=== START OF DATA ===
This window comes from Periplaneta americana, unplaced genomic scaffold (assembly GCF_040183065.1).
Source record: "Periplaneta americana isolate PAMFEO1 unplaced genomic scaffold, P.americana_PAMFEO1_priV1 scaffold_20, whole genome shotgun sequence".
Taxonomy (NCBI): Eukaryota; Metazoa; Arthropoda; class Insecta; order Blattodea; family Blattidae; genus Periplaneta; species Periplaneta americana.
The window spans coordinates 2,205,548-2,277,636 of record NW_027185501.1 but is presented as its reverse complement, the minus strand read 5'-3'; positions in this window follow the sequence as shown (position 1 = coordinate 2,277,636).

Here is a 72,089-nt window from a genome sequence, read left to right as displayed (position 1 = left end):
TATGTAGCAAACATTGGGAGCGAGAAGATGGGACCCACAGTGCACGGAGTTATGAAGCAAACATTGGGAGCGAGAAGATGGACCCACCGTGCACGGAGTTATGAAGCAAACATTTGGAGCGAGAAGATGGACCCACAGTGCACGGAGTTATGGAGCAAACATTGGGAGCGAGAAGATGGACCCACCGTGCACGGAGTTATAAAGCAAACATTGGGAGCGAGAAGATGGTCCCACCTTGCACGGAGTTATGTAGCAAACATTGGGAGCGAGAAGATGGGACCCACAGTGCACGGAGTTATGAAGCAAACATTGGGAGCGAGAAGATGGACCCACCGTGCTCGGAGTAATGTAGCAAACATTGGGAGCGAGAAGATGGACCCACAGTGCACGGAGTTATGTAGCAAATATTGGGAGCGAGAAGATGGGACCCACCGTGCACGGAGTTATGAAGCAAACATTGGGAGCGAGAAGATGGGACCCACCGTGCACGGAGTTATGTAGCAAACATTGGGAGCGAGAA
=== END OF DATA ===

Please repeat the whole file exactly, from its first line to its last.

This window comes from Periplaneta americana, unplaced genomic scaffold (assembly GCF_040183065.1).
Source record: "Periplaneta americana isolate PAMFEO1 unplaced genomic scaffold, P.americana_PAMFEO1_priV1 scaffold_20, whole genome shotgun sequence".
Taxonomy (NCBI): Eukaryota; Metazoa; Arthropoda; class Insecta; order Blattodea; family Blattidae; genus Periplaneta; species Periplaneta americana.
The window spans coordinates 2,205,548-2,277,636 of record NW_027185501.1 but is presented as its reverse complement, the minus strand read 5'-3'; positions in this window follow the sequence as shown (position 1 = coordinate 2,277,636).

Here is a 72,089-nt window from a genome sequence, read left to right as displayed (position 1 = left end):
TATGTAGCAAACATTGGGAGCGAGAAGATGGGACCCACAGTGCACGGAGTTATGAAGCAAACATTGGGAGCGAGAAGATGGACCCACCGTGCACGGAGTTATGAAGCAAACATTTGGAGCGAGAAGATGGACCCACAGTGCACGGAGTTATGGAGCAAACATTGGGAGCGAGAAGATGGACCCACCGTGCACGGAGTTATAAAGCAAACATTGGGAGCGAGAAGATGGTCCCACCTTGCACGGAGTTATGTAGCAAACATTGGGAGCGAGAAGATGGGACCCACAGTGCACGGAGTTATGAAGCAAACATTGGGAGCGAGAAGATGGACCCACCGTGCTCGGAGTAATGTAGCAAACATTGGGAGCGAGAAGATGGACCCACAGTGCACGGAGTTATGTAGCAAATATTGGGAGCGAGAAGATGGGACCCACCGTGCACGGAGTTATGAAGCAAACATTGGGAGCGAGAAGATGGGACCCACCGTGCACGGAGTTATGTAGCAAACATTGGGAGCGAGAA